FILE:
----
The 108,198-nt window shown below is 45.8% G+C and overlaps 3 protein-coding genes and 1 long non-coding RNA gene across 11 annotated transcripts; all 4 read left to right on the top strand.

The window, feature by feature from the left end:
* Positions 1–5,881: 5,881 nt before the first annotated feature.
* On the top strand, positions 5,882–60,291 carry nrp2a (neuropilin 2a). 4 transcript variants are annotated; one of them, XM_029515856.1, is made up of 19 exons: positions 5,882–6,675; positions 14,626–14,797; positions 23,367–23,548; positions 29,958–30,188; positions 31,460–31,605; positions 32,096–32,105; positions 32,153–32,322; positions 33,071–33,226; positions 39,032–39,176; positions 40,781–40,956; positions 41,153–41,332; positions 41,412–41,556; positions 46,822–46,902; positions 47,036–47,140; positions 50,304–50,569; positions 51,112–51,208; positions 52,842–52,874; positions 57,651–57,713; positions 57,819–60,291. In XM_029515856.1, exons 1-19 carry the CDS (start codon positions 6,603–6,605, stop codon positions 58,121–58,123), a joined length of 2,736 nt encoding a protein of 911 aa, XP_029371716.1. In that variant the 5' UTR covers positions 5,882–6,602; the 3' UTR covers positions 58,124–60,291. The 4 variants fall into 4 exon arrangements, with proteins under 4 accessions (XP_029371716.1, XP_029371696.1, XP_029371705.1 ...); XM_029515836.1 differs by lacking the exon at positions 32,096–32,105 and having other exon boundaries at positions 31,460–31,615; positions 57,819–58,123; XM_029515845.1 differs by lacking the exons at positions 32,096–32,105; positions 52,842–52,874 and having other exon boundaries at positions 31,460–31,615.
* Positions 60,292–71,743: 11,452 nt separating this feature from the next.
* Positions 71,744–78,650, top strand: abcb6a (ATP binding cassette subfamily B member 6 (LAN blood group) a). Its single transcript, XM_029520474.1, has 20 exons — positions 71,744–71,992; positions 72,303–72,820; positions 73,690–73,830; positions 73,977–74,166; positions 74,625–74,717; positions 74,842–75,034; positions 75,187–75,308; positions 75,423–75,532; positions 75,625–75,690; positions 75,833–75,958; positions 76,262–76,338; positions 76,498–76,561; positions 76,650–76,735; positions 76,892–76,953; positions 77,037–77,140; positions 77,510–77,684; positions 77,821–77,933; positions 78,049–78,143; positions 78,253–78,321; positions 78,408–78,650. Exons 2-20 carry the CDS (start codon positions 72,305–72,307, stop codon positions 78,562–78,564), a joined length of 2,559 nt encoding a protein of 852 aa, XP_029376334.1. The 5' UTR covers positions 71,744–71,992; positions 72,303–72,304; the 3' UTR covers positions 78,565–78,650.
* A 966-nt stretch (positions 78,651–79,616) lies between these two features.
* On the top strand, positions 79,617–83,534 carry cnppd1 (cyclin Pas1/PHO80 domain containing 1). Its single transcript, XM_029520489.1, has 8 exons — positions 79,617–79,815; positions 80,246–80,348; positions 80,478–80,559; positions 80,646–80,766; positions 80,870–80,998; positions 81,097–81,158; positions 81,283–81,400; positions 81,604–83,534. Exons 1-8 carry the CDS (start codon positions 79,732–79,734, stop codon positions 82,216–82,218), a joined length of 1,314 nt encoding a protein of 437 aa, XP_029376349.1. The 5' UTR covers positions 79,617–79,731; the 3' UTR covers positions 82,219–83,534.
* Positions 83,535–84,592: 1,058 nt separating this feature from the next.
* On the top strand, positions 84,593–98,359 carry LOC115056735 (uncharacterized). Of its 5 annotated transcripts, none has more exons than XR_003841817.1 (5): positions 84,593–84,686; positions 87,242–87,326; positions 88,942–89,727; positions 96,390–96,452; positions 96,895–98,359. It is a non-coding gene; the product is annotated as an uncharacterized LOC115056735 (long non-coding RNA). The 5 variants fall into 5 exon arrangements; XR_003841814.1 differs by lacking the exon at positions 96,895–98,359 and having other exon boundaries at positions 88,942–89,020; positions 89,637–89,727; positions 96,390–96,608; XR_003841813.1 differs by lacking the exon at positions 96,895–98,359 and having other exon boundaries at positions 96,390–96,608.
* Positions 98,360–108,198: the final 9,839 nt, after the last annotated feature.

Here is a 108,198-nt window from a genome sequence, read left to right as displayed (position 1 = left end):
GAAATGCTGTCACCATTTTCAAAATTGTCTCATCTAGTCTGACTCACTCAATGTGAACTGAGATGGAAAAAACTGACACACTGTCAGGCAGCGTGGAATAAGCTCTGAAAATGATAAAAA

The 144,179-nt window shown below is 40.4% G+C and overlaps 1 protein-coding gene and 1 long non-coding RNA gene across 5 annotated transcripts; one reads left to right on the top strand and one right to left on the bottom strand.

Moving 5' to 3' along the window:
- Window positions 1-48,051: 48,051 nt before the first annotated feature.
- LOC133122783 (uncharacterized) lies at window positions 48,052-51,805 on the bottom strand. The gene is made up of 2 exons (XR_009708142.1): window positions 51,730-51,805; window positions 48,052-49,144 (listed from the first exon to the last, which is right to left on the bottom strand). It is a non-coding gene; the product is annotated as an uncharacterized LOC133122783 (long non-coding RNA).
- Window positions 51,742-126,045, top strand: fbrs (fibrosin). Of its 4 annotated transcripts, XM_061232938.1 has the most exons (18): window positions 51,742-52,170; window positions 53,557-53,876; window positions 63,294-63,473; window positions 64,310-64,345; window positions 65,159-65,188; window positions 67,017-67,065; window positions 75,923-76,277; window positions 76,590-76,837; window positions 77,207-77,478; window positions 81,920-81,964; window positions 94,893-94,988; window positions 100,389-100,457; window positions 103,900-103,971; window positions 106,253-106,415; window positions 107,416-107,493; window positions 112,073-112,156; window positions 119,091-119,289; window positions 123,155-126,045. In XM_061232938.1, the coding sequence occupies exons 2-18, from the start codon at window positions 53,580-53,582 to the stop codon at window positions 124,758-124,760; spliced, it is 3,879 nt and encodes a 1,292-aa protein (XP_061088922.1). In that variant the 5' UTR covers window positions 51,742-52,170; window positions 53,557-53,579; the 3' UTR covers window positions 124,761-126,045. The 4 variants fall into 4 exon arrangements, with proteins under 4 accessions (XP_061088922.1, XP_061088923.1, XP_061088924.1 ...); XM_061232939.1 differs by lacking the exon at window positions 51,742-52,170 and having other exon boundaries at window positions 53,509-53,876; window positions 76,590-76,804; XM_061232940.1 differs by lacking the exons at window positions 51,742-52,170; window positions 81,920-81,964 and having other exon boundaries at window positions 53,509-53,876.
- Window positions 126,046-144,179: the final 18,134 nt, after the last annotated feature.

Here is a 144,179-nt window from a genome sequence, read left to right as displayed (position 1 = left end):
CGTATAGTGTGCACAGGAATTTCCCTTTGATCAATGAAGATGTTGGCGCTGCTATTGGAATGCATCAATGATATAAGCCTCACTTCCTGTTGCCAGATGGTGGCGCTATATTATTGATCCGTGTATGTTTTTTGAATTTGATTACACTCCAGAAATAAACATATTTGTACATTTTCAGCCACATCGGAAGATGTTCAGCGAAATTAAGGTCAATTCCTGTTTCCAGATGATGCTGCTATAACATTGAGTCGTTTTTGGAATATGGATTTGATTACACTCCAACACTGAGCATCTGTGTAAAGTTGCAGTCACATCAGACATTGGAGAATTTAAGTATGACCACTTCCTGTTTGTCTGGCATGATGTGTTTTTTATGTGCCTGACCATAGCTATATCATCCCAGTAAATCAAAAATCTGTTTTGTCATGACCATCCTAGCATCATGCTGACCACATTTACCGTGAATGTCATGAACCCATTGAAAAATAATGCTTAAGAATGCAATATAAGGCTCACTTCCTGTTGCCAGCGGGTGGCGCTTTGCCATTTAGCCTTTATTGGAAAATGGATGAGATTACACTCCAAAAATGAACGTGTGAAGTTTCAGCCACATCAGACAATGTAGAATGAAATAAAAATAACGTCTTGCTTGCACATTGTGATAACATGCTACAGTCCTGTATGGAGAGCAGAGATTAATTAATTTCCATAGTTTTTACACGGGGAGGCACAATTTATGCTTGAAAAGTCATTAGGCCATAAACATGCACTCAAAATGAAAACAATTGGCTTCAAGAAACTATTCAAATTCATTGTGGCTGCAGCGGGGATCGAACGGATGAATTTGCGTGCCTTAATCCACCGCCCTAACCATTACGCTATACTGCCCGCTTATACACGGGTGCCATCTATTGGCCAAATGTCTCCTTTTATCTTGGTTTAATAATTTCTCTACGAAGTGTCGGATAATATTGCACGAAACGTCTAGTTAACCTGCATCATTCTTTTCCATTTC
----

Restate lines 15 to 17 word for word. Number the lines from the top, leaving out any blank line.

Moving 5' to 3' along the window:
- Window positions 1-48,051: 48,051 nt before the first annotated feature.
- LOC133122783 (uncharacterized) lies at window positions 48,052-51,805 on the bottom strand. The gene is made up of 2 exons (XR_009708142.1): window positions 51,730-51,805; window positions 48,052-49,144 (listed from the first exon to the last, which is right to left on the bottom strand). It is a non-coding gene; the product is annotated as an uncharacterized LOC133122783 (long non-coding RNA).